Swaziland: 'King's Airport Still Has No Licence'

Swaziland's new King Mswati III Airport is not fully licensed to operate, despite claims from the kingdom's civil aviation authority that it is.

The Regional Director of the International Civil Aviation Organisation (ICAO), Meshesha Belayneh, has told the Open Society Initiative for Southern Africa (OSISA) in South Africa that Swaziland still needs to follow due process before the ICAO can issue a licence for the new airport.

OSISA published this information nearly two weeks after the airport, previously known as Sikhuphe, was officially opened by King Mswati on 7 March 2014.

Doubts were first expressed by the global news agency AFP that the airport was not fully licensed. Following this, Swaziland Civil Aviation Authority (SWACAA) Director General Solomon Dube was quoted by the Sunday Observer newspaper in Swaziland, 'The new airport is fully licensed.'

Dube told the newspaper, which is in effect owned by King Mswati, 'We could not have let the King open something that is illegal.'

Dube said all the necessary paperwork had been signed and endorsed. He added that ICAO Regional Director Belayneh was himself present at the official opening which, 'meant that everything was in order'.

Dube said the licensing of the facility meant it was ready for use by the public.

Even after opening the airport, which so far has cost an estimated E3 billion (US$300 million) to build, and was completed at least four years behind schedule, remains controversial.

No commercial planes have flown to the airport and no airline has formally announced that it intends to use the airport.

In an analysis of the airport's future, OSISA said there were still many serious questions about the sustainability of the airport, 'including when will it open for business, how will it lure additional airlines to use its services, how will it compete with the airports in Johannesburg and Maputo, and will it ever get close to its full capacity of 360,000 passengers each year - which is more than five times as many as currently used by the existing airport at Matsapha'.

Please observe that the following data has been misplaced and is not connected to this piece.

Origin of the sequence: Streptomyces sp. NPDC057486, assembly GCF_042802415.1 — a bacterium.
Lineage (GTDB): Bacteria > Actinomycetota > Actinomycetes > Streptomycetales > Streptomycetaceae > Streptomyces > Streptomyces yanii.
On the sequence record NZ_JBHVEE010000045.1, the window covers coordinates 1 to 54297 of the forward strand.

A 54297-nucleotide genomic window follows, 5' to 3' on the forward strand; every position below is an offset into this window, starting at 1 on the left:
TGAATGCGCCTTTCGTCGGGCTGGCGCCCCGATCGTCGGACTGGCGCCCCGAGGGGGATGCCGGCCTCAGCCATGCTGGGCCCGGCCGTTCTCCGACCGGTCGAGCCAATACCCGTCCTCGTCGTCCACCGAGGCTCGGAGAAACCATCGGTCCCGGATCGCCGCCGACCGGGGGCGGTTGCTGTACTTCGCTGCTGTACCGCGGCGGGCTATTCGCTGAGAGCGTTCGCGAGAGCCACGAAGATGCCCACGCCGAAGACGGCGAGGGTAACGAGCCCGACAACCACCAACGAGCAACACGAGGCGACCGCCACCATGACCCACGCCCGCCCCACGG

King Mswati has repeatedly said he wants Swaziland to be a First World nation by 2022.

OSISA said, 'While the King's critics find the idea of transforming Swaziland into a developed state and economic powerhouse within eight years laughable, especially given the fact that almost two-thirds of the population still live below the poverty line, Mswati can now point to the (long overdue) airport as proof that the country is moving in the right direction - regardless of whether the airport ever attracts the desired traffic or justifies its vast costs.'

It went on, 'By finishing its construction, he has proved some of his detractors wrong since many people believed that it would never be finished.

'But here are many other criticism and questions to answer - and no sign that they will be at the moment. For now, the King Mswati III International Airport - as its name suggests - will continue to be viewed by most Swazis as the monarch's biggest vanity project rather than (as he clearly believes) his crowning glory.'

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